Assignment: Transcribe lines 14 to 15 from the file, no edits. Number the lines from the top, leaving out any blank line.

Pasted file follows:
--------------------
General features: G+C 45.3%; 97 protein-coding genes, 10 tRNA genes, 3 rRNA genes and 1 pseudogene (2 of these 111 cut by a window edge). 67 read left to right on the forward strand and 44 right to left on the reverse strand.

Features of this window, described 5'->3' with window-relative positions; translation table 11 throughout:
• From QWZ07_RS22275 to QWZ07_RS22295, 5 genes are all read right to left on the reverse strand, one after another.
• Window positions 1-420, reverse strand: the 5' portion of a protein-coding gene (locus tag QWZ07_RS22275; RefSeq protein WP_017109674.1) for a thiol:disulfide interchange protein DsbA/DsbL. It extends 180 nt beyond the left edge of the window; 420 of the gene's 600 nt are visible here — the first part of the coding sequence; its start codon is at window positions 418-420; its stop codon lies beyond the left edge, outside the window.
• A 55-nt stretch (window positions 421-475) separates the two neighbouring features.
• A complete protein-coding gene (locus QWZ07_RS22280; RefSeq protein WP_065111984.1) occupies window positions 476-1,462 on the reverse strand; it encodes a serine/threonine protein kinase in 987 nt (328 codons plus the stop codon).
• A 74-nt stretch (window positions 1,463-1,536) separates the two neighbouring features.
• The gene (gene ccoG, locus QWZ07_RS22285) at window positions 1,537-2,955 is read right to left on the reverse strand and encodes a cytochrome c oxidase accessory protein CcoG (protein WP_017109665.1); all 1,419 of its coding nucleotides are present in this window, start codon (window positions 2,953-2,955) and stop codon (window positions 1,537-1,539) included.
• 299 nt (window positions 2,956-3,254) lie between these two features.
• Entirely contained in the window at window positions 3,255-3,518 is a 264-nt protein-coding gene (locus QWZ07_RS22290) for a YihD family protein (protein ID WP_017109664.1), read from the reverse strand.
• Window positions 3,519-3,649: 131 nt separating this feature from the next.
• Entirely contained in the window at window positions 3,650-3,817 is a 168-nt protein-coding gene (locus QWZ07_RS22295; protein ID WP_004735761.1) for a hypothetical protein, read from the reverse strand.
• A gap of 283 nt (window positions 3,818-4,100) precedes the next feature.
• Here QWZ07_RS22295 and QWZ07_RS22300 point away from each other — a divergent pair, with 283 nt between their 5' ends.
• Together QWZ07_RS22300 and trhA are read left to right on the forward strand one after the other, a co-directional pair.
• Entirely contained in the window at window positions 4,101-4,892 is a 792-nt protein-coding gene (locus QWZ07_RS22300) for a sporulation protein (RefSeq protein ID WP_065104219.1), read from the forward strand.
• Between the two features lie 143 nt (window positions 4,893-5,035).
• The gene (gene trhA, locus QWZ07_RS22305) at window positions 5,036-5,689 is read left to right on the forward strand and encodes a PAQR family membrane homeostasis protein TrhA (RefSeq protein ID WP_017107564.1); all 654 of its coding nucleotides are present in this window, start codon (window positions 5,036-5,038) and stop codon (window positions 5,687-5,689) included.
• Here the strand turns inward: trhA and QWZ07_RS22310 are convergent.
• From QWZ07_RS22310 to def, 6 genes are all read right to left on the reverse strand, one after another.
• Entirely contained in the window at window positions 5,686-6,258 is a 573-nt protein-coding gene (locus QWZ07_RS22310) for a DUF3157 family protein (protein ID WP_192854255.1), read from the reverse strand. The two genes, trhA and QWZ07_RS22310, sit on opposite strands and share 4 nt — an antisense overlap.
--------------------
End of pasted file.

• Here QWZ07_RS22295 and QWZ07_RS22300 point away from each other — a divergent pair, with 283 nt between their 5' ends.
• Together QWZ07_RS22300 and trhA are read left to right on the forward strand one after the other, a co-directional pair.